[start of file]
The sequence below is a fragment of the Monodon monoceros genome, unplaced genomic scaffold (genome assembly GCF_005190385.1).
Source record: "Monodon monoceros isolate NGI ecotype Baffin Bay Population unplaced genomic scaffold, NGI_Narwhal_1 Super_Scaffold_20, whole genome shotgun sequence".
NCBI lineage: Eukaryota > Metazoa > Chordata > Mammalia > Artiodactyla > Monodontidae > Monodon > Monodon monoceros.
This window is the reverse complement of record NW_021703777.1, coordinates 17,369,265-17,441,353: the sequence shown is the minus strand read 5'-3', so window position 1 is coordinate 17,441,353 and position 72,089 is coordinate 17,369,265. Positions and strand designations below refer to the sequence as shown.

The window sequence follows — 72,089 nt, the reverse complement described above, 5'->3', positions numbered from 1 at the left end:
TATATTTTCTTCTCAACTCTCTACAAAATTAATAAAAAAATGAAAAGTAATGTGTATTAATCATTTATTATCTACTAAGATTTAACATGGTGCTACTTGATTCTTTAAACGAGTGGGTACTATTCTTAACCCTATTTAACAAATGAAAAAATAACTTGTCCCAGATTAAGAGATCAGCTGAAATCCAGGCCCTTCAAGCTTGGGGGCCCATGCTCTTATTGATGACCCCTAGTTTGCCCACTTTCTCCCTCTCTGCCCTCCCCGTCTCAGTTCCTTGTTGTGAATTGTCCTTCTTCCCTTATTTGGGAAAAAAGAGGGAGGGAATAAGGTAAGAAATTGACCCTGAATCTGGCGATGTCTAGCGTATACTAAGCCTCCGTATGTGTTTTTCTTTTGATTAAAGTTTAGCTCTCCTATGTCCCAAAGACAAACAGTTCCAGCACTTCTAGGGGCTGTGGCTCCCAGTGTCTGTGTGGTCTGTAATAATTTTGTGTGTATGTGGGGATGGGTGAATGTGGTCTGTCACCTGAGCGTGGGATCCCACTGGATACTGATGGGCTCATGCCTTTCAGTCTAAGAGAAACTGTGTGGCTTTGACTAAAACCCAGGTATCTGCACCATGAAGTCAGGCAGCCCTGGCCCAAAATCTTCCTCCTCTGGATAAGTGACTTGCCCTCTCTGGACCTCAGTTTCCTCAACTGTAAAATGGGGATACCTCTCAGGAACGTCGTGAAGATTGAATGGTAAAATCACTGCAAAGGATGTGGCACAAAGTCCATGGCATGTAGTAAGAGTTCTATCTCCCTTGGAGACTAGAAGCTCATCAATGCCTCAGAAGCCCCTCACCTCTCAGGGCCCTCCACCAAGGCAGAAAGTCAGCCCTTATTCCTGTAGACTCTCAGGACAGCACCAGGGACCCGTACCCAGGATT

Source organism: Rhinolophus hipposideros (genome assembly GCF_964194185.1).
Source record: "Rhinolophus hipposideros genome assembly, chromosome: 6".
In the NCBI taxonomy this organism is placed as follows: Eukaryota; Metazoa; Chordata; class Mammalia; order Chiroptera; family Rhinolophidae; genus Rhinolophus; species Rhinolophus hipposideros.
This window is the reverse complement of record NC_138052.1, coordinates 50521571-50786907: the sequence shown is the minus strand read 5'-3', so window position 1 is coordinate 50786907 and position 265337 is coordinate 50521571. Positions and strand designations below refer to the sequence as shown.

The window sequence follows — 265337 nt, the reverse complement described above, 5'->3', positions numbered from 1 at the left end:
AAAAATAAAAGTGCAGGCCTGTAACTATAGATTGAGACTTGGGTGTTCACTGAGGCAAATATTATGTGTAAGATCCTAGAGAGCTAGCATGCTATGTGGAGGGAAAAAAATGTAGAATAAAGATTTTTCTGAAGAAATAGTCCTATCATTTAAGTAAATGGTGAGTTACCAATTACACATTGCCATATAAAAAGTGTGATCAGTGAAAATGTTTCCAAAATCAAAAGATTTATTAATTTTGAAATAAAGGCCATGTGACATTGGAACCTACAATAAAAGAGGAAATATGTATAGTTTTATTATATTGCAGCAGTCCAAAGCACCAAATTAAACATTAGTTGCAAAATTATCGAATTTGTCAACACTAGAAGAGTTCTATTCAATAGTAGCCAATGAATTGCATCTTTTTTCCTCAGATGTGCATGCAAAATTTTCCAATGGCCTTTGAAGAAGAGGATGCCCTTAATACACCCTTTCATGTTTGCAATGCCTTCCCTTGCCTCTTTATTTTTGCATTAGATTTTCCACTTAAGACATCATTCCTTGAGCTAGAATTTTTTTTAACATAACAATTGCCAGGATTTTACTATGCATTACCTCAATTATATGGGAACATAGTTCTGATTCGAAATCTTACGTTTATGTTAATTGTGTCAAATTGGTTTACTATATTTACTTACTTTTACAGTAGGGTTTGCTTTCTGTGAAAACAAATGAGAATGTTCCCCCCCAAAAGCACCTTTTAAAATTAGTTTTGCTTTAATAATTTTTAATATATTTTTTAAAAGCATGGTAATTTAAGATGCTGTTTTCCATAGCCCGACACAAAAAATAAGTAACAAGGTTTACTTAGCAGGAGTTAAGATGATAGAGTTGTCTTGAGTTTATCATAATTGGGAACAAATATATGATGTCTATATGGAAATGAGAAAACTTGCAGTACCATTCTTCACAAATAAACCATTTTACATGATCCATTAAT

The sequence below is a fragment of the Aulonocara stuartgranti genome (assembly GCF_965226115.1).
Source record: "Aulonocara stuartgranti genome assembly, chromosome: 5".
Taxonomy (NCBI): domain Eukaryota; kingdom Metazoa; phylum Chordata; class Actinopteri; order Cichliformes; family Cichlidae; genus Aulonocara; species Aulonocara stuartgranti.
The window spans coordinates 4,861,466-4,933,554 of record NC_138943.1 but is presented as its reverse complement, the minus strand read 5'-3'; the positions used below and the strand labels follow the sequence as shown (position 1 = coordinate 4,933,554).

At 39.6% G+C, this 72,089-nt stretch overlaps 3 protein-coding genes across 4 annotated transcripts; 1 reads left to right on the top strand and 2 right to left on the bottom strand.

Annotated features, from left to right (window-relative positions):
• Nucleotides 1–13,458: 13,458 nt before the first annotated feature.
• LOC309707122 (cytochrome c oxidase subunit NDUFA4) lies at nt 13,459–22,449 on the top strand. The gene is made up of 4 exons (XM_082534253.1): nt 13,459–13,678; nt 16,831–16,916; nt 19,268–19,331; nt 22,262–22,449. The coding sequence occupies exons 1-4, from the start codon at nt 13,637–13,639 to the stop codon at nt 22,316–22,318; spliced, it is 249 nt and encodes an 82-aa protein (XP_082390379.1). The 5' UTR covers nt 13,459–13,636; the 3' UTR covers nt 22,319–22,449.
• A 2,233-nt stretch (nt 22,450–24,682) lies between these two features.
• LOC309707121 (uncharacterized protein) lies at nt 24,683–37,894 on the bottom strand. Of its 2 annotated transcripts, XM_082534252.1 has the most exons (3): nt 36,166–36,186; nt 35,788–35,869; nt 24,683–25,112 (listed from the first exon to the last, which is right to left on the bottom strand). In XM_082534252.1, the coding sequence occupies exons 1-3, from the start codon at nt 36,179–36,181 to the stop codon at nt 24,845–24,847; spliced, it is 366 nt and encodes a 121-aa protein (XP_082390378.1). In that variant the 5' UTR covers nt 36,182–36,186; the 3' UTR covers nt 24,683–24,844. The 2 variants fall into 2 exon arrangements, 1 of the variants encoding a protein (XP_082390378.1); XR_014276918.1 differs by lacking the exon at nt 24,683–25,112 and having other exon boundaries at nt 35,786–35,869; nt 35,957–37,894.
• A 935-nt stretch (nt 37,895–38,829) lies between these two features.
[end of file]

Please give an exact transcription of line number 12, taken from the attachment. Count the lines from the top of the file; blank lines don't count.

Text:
AAAAATAAAAGTGCAGGCCTGTAACTATAGATTGAGACTTGGGTGTTCACTGAGGCAAATATTATGTGTAAGATCCTAGAGAGCTAGCATGCTATGTGGAGGGAAAAAAATGTAGAATAAAGATTTTTCTGAAGAAATAGTCCTATCATTTAAGTAAATGGTGAGTTACCAATTACACATTGCCATATAAAAAGTGTGATCAGTGAAAATGTTTCCAAAATCAAAAGATTTATTAATTTTGAAATAAAGGCCATGTGACATTGGAACCTACAATAAAAGAGGAAATATGTATAGTTTTATTATATTGCAGCAGTCCAAAGCACCAAATTAAACATTAGTTGCAAAATTATCGAATTTGTCAACACTAGAAGAGTTCTATTCAATAGTAGCCAATGAATTGCATCTTTTTTCCTCAGATGTGCATGCAAAATTTTCCAATGGCCTTTGAAGAAGAGGATGCCCTTAATACACCCTTTCATGTTTGCAATGCCTTCCCTTGCCTCTTTATTTTTGCATTAGATTTTCCACTTAAGACATCATTCCTTGAGCTAGAATTTTTTTTAACATAACAATTGCCAGGATTTTACTATGCATTACCTCAATTATATGGGAACATAGTTCTGATTCGAAATCTTACGTTTATGTTAATTGTGTCAAATTGGTTTACTATATTTACTTACTTTTACAGTAGGGTTTGCTTTCTGTGAAAACAAATGAGAATGTTCCCCCCCAAAAGCACCTTTTAAAATTAGTTTTGCTTTAATAATTTTTAATATATTTTTTAAAAGCATGGTAATTTAAGATGCTGTTTTCCATAGCCCGACACAAAAAATAAGTAACAAGGTTTACTTAGCAGGAGTTAAGATGATAGAGTTGTCTTGAGTTTATCATAATTGGGAACAAATATATGATGTCTATATGGAAATGAGAAAACTTGCAGTACCATTCTTCACAAATAAACCATTTTACATGATCCATTAAT